Holy Cow! Rizzuto Dies at 89
There was a certain amount of eye-rolling when Phil Rizzuto, the scrappy Yankees shortstop who died today at 89, was inducted into the Baseball Hall of Fame in 1994. The Scooter had repeatedly been denied entry by the voting sportswriters on the grounds that his stats were good, not great (.273 lifetime batting average, one MVP year) and that his presence on seven World Series–winning teams was dumb luck. It was said at the time that his pal Yogi Berra had talked to the veterans’ committee, which digs up early players forgotten by history, and smoothed the way for his old buddy Rizzuto. This may or may not have been true, but, either way, it was ridiculous.
Groundbreaking Shrink Albert Ellis Dies at 93Albert Ellis, the groundbreaking and sometimes controversial psychotherapist who invented Rational Emotive Behavior Therapy in the fifties and in a 1982 APA survey was ranking the second most influential psychotherapists of the last hundred years, ahead of Freud, died today at 93. Matt Dobkin profiled Ellis for New York in 2005, when the board of directors of his Albert Ellis Institute had essentially thrown him out. Dobkin found Ellis characteristically pugnacious, fighting for his institute and continuing to see patients and hold his long-running weekly seminars. A state Supreme Court judge reinstated him the next year, and he died this morning in his apartment above the institute.
Behaviorists Behaving Badly [NYM]
Albert Ellis, Who Streamlined Freud, Dies at 93 [NYT]
Isabella Blow, ‘Fashion’s Nutty Aunt,’ Is DeadIsabella Blow — editor, character, inspiration — died in London today, and the news came as a sad shock to the fashion community, particularly those who adore that world’s more eccentric side. Blow, 48, was fashion’s nutty aunt: always dressed perfectly in an outrageous hat, couture duds, painfully high stiletto heels; her lips were always fuchsia, scarlet, aubergine, and richly so. She worked formally in a variety of industry jobs, starting as Anna Wintour’s assistant at Vogue and later serving as style editor of London’s Sunday Times and fashion director of Tatler. She served less formally as muse to and champion of some of today’s greatest talents: Alexander McQueen drew inspiration from Blow’s extravagant, jolie laide persona, and Philip Treacy, London’s top milliner, long designed with Blow in mind. Her personal life was famously rocky: She was painfully disinherited from her father’s estate and was open about the difficulties she and her similarly stylish husband, Detmar, faced when trying to conceive. But, above all else, she loved fashion. She’ll be missed for that, for her flair, her wit, her generosity of spirit, her style. —Harriet Mays Powell and Amy Larocca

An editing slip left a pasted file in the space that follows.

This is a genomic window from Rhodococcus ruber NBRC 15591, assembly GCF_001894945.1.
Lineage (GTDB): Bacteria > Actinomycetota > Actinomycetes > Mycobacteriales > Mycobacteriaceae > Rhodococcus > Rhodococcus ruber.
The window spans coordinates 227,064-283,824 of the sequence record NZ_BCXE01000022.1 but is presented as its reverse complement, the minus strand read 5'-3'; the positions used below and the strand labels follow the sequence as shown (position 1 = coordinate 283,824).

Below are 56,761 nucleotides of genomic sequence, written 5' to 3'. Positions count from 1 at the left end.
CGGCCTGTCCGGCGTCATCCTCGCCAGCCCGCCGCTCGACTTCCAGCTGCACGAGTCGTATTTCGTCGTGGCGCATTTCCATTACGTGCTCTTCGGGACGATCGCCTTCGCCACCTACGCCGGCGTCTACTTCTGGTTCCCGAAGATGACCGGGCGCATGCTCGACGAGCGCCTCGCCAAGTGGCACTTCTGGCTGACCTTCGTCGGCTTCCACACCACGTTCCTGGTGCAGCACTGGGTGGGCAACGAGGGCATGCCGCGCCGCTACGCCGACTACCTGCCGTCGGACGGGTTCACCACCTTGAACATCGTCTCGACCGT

Related: In Memory of Isabella Blow [Fashion Week Daily]
Boris Yeltsin Is Dead
Boris Yeltsin, post-Soviet Russia’s first president, died today at 76 from a heart-related illness. He has, of course, little to nothing to do with New York, or with New York, except that he’s a world-historical figure and the city, and the magazine, are both affected by world history. So a few quick words, then.
Remembering Kitty Carlisle Hart, a Last Link to Glamorous New York